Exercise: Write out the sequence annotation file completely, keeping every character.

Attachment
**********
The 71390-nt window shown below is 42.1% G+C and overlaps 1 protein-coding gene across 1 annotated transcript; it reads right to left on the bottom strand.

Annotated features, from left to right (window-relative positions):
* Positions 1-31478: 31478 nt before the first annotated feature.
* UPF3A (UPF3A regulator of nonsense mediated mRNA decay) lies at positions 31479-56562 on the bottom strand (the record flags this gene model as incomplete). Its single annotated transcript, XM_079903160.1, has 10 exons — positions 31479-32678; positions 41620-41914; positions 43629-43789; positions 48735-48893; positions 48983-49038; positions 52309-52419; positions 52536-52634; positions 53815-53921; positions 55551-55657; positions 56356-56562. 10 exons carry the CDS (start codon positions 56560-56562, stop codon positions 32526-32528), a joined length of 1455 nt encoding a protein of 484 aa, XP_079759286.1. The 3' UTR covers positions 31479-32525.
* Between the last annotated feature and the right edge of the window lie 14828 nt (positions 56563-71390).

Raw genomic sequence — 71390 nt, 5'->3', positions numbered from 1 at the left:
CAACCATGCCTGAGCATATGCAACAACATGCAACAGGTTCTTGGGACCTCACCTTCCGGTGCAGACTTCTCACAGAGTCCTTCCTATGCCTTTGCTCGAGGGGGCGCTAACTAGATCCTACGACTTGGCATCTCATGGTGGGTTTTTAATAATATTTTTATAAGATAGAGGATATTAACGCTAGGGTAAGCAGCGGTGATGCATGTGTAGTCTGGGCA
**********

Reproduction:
The 71390-nt window shown below is 42.1% G+C and overlaps 1 protein-coding gene across 1 annotated transcript; it reads right to left on the bottom strand.

Annotated features, from left to right (window-relative positions):
* Positions 1-31478: 31478 nt before the first annotated feature.
* UPF3A (UPF3A regulator of nonsense mediated mRNA decay) lies at positions 31479-56562 on the bottom strand (the record flags this gene model as incomplete). Its single annotated transcript, XM_079903160.1, has 10 exons — positions 31479-32678; positions 41620-41914; positions 43629-43789; positions 48735-48893; positions 48983-49038; positions 52309-52419; positions 52536-52634; positions 53815-53921; positions 55551-55657; positions 56356-56562. 10 exons carry the CDS (start codon positions 56560-56562, stop codon positions 32526-32528), a joined length of 1455 nt encoding a protein of 484 aa, XP_079759286.1. The 3' UTR covers positions 31479-32525.
* Between the last annotated feature and the right edge of the window lie 14828 nt (positions 56563-71390).

Raw genomic sequence — 71390 nt, 5'->3', positions numbered from 1 at the left:
CAACCATGCCTGAGCATATGCAACAACATGCAACAGGTTCTTGGGACCTCACCTTCCGGTGCAGACTTCTCACAGAGTCCTTCCTATGCCTTTGCTCGAGGGGGCGCTAACTAGATCCTACGACTTGGCATCTCATGGTGGGTTTTTAATAATATTTTTATAAGATAGAGGATATTAACGCTAGGGTAAGCAGCGGTGATGCATGTGTAGTCTGGGCA